MasterChef spinoff shows TV’s insatiable appetite for the familiar
It has been a disappointing month for Australia’s celebrity agents, with the news that the Ten Network had barely cast a single C-lister in the reality TV spin-off Celebrity MasterChef.
Due later this year, the series will still make use of former athletes and veteran entertainers but when they happen to be Ian Thorpe and Rebecca Gibney you’re getting brand name recognition – and an indication of the stakes at play.
The last time a season of Celebrity MasterChef aired was in November 2009, when champion swimmer Eamon Sullivan deposed INXS’s Kirk Pengilly and Miss Universe finalist Rachael Finch in the final to claim the prize for his nominated charity. The MasterChef franchise was entering its imperial phase at the time, cashing in on the success of the original edition by commissioning separate Celebrity, Junior, All-Stars and The Professionals seasons.
The cast of Celebrity Masterchef: (back row, l-r) Nick Riewoldt, Rebecca Gibney, Matt Le Nevez, Dami Im, Ian Thorpe, Chrissie Swann; (front row) Archie Thompson, Tilly Ramsay, Dilruk Jayasinha and Collette Dinnigan.Credit:Network 10
It’s not easy to understand Ten’s thinking in resurrecting – with little public demand – Celebrity MasterChef. In July 2009, after a breakthrough debut season, MasterChef drew well over three million viewers to its extended finale. It was a television phenomenon and not making at least one spin-off would have been an act of heresy in the television business. But in 2021 it’s not as if MasterChef itself is the top dog of reality shows on Australian television, that honour lies with Nine’s Married at First Sight. Nine is the owner of this masthead.
Ten has been canny in its casting choices: alongside radio host Chrissie Swan and former Socceroo Archie Thompson, the TikTok star they have chosen for maximum Gen-Z visibility is Tilly Ramsay, the daughter of chef- turned-broadcaster and international swearing master Gordon Ramsay and the possessor of just under 10 million followers on the video-sharing social network. Which family traits will be to the fore with the 19-year-old should make for an interesting side-plot.
Former Queensland premier Anna Bligh appears on Celebrity MasterChef in September 2009.
Nonetheless, Ten have only just turned MasterChef around, replacing long-time judges Matt Preston, Gary Mehigan and the compromised George Calombaris with the zesty trio of chef and restaurateur Jock Zonfrillo, food critic Melissa Leong and the former winner and chef Andy Allen. The ratings haven’t been quite as strong this year, drawing approximately 600,000 capital city viewers, but the show has a tangible energy, a diverse selection of contestants and an optimism that is warm but thankfully not contrived.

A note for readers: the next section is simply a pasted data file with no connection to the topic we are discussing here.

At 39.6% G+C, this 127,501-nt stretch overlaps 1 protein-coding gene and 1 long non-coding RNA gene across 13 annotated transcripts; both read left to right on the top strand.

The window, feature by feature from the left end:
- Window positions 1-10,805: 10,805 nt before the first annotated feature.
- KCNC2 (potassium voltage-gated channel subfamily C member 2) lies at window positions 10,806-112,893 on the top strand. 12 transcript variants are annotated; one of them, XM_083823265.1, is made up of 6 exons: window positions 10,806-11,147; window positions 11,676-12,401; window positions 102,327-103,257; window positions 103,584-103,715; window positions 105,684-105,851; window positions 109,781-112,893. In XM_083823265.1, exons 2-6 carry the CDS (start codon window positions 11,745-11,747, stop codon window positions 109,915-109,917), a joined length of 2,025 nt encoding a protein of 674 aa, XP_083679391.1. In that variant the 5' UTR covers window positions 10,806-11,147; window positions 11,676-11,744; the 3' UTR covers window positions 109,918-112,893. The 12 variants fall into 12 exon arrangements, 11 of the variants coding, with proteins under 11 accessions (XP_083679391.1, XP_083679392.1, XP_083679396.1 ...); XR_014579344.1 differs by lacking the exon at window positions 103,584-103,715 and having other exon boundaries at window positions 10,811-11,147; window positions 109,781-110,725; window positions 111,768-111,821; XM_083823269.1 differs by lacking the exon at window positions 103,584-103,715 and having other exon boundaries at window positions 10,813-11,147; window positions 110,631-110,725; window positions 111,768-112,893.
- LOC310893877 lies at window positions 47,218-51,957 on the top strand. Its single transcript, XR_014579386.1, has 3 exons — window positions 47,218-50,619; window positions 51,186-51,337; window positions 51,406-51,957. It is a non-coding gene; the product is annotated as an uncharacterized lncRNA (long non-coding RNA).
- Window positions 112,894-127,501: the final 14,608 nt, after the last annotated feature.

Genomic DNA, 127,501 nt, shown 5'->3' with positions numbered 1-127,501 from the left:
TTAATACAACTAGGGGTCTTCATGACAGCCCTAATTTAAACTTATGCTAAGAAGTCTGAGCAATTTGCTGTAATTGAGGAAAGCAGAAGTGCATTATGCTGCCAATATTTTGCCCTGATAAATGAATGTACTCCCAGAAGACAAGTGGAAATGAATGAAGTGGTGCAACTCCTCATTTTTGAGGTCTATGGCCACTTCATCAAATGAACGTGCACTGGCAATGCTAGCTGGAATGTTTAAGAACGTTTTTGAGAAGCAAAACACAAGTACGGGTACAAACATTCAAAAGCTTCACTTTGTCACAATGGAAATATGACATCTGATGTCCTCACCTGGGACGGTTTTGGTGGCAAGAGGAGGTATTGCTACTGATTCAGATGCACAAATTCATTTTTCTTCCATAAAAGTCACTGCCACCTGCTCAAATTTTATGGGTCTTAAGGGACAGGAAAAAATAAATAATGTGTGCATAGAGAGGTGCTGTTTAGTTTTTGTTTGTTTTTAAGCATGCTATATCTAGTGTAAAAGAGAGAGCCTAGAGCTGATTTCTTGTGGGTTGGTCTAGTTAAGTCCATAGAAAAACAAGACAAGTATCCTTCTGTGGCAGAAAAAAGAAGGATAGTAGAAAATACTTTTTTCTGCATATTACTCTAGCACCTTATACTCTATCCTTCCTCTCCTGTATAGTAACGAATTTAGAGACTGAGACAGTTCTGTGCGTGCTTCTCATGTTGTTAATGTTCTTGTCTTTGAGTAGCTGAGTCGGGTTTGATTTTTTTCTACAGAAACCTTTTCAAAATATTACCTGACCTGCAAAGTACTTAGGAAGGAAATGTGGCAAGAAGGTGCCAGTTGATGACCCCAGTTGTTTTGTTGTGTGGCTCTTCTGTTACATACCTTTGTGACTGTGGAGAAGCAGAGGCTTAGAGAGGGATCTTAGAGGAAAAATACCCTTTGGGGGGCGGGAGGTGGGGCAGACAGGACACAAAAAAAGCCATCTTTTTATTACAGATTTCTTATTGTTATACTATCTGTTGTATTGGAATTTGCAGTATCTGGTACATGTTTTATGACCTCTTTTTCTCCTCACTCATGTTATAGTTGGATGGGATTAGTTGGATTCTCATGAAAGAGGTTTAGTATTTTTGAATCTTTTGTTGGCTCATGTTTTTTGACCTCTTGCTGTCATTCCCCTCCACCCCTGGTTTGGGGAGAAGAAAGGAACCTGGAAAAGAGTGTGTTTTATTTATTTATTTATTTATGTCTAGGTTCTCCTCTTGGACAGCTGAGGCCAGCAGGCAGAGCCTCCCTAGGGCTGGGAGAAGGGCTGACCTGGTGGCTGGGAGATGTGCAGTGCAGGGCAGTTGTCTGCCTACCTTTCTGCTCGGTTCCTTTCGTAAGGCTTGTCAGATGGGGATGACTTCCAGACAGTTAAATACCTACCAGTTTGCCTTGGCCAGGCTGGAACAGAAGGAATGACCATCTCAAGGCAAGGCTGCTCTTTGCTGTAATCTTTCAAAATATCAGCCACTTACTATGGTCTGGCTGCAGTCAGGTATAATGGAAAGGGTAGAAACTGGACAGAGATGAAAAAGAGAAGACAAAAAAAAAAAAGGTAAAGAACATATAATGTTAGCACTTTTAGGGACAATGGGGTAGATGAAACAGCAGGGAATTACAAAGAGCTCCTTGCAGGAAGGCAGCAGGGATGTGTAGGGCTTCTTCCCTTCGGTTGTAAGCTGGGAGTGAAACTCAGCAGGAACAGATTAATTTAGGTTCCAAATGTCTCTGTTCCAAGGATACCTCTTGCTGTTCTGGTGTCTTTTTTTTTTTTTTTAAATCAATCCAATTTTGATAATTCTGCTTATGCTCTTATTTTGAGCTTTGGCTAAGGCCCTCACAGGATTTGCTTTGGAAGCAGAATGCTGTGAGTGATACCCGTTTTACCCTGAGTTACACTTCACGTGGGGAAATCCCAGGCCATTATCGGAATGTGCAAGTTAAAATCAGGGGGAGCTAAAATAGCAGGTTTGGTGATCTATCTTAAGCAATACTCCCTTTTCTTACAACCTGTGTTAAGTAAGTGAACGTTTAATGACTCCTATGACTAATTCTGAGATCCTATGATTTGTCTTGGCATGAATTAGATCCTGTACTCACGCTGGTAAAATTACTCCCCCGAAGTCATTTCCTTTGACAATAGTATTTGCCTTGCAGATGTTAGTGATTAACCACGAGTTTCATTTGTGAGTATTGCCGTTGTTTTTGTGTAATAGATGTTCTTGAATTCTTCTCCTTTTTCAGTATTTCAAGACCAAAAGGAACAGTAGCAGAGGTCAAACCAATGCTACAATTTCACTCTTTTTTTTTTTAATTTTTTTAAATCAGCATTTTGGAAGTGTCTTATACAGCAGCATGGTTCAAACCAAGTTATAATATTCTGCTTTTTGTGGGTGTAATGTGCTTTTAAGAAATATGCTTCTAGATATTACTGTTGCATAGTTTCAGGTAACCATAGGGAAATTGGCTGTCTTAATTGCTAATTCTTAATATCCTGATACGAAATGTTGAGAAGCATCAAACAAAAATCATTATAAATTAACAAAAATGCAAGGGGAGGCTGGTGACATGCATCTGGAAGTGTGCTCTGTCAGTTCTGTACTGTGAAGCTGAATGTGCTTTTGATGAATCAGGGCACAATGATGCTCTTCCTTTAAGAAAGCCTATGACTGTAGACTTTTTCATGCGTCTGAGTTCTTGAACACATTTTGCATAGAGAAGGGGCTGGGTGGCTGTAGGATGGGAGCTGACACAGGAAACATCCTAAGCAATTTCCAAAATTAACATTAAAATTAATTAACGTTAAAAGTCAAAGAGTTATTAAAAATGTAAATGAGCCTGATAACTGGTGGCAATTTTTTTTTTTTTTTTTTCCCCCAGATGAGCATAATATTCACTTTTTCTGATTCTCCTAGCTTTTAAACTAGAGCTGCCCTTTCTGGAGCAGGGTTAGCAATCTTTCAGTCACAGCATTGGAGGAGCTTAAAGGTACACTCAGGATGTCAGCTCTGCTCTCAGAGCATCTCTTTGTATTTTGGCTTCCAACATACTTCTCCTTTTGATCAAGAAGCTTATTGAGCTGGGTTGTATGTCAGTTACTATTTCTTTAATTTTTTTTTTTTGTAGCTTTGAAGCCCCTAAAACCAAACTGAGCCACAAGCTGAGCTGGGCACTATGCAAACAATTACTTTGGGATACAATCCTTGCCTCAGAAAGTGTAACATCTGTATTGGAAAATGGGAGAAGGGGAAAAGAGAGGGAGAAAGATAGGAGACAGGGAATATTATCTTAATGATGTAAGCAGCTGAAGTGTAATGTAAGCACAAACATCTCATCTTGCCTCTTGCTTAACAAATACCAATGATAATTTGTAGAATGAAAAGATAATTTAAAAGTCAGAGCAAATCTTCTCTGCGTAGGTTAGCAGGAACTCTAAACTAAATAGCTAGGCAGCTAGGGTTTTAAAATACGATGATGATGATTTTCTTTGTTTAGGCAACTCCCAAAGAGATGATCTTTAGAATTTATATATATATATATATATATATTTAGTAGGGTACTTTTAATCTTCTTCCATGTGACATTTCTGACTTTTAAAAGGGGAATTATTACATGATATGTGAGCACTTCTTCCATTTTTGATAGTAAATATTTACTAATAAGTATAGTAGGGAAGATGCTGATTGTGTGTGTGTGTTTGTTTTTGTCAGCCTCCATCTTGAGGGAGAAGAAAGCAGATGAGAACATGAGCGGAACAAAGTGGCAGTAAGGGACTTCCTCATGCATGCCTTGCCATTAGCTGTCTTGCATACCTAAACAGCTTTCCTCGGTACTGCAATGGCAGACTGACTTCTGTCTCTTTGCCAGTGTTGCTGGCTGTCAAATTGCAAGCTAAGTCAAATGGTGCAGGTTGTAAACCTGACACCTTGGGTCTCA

The show has a second act, one that risks being diluted by a sidekick season. What MasterChef has profited from these last two years is a measure of authenticity – the eager hopefuls, with their culinary backgrounds derived from family lessons and favourite community dishes, are invested in their cooking. Celebrities are invested in their careers. To some, Celebrity MasterChef will be a branding opportunity or a commercial opportunity. Cooking on national TV sure beats hosting a trade association’s chicken dinner.
The original Celebrity MasterChef also screened in a deeply different era of the celebrity ecosystem. Putting mildly famous people on a reality television show was closer to a novelty, with celebrity editions of The Apprentice Australia and Big Brother also punctuating network schedules that were pivoting away from prime-time drama. Celebrity was a gentler business then, almost genteel in its commercial aspirations and free of over-filtered Instagram communiques. In 2009, celebrities hadn’t been weaponised.
What audiences, especially the younger ones all free-to-air television networks want to win over, expect from celebrities has changed and become fractured. For every viewer that wants to laugh at a celebrity who plates up a dubious dish, there’s another that expects them to reflect social values and sue their platform. It’s one reason why celebrity editions draw a percentage of the original show. But Celebrity MasterChef potentially drawing half of MasterChef’s audience is one thing when the starting point is three million viewers, and quite another when it’s 600,000.
The underlying problem is that it’s extremely difficult to find, break and then maintain a successful new reality television competition format. For every The Masked Singer or Lego Masters there is a slew of swiftly-shuttered (and expensive) concepts that didn’t click with the public or wasted their potential – as Seven did with the mini-golf extravaganza Holey Moley Australia – by bombarding us with too many episodes on consecutive nights.
That need for another reality series is why Dancing with the Stars keeps rising from the dead, the zombie of reality television shuffling back onto our screens. A successful reality cooking show such as MasterChef may or may not make viewers salivate as the meals are presented, but the hunger of television networks for a familiar and reassuring idea is insatiable.
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